Africa is less “safe, secure, and democratic” than it was in 2012, according to a Jan. 25 report from the Mo Ibrahim Foundation — an organization launched by Sudanese billionaire Mo Ibrahim in 2007 which seeks to assess and enhance governance and leadership in Africa. The report’s analysis, which used data through the end of 2021, revealed eight successful coups since 2019. Mali and Burkina Faso alone have seen two each in that time.

Over 70% of Africans experienced a drastic decrease in their security and rule of law, with more than 30 countries declining, according to the report. This has incited protests in Nigeria against police brutality and a regime change in Sudan. Ibrahim’s report pointed to the climate crisis and war in Ukraine as contributing factors, as both have contributed to increased resource scarcity, drastically affecting food and fuel prices.

According to the report, the pandemic period saw increased government violence against civilians and political unrest across Africa. Despite clear socioeconomic developments over the last 10 years, COVID-19 also slowed improvements to infrastructure and internet connectivity, which may have lasting effects on the region.

“Although this trend predates the pandemic, existing antidemocratic tendencies have been accelerated by the introduction of restrictive measures and emergency provisions that have been left in place for an extended time period,” the report reads.

In Ukraine, German and U.S.-supplied tanks to arrive soon

The United States will provide 31 of its most advanced Abram tanks to Ukraine, according to a Jan. 25 statement by President Joe Biden. The decision comes a day after Berlin approved the delivery of 14 Leopard 2 tanks to help Ukrainian forces combat stalemates amid Russia’s invasion in Kyiv. German Chancellor Olaf Scholz has encouraged other allied Western powers to contribute weaponry.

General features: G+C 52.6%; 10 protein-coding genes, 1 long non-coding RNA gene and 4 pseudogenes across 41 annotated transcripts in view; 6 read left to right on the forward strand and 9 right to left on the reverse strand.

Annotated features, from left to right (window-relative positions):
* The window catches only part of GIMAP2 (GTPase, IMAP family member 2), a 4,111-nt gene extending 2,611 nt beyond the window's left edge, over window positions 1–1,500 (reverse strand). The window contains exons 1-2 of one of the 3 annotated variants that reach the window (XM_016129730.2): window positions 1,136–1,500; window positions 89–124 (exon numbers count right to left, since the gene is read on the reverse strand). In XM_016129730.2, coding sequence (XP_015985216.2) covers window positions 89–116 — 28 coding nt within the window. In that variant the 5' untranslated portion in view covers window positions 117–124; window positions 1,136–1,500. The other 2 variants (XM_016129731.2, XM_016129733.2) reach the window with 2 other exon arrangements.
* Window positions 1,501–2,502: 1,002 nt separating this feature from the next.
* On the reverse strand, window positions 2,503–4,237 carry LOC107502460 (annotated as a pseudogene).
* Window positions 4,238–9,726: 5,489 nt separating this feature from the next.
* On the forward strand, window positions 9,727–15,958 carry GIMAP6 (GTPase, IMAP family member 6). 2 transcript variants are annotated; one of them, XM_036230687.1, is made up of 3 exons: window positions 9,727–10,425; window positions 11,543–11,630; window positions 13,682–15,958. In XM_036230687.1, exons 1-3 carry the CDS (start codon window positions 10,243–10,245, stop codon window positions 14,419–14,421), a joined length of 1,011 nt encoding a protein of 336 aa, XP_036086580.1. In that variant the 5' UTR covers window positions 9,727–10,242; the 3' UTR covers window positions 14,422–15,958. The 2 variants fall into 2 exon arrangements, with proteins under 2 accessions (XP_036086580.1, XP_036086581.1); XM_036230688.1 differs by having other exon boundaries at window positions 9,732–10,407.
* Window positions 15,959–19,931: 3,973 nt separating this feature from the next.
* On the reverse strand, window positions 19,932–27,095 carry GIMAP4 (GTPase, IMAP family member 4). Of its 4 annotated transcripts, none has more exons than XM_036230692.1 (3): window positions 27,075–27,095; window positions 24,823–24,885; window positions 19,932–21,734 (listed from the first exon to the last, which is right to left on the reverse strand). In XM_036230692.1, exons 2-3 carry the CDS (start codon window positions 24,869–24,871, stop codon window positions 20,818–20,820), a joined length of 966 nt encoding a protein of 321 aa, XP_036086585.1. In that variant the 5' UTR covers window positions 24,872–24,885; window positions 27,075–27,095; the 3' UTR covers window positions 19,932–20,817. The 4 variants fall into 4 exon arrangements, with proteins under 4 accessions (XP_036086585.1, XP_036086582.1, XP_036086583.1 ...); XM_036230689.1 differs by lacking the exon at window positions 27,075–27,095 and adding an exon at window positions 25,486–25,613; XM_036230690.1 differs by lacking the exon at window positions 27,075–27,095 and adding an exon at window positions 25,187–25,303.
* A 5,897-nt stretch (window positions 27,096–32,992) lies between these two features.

The two announcements came after weeks of domestic and international pressure, which began after Britain announced that it would supply Ukraine with 14 Challenger 2 tanks and other military aid earlier this month. 

Both Biden and Scholz made clear that their decisions to send tanks did not constitute an offensive threat to Russia. Scholz said that Germany would also send further military aid, including air defense and rocket launchers. Two other Western nations, France and Italy, may soon also reach an agreement to supply Ukraine with air defense systems.

The Russian embassy in Berlin said that the nation’s decision and similar actions of other NATO members would only escalate the 11-month war. Russian ambassador Sergey Nechayev said in a statement that Berlin’s delivery of battle tanks was “extremely dangerous” and that it “takes the conflict to a new level of confrontation.” Nechayev argued that Germany’s action showed a lack of interest in a diplomatic resolution to the conflict and that it had abandoned its “historical responsibility to Russia” after World War II. 

“It destroys the remnants of mutual trust, causes irreparable damage to the already deplorable state of Russian-German relations, casts doubt on the possibility of their normalization in the foreseeable future,” Nechayev said.

Contact Yezen Saadah at [email protected]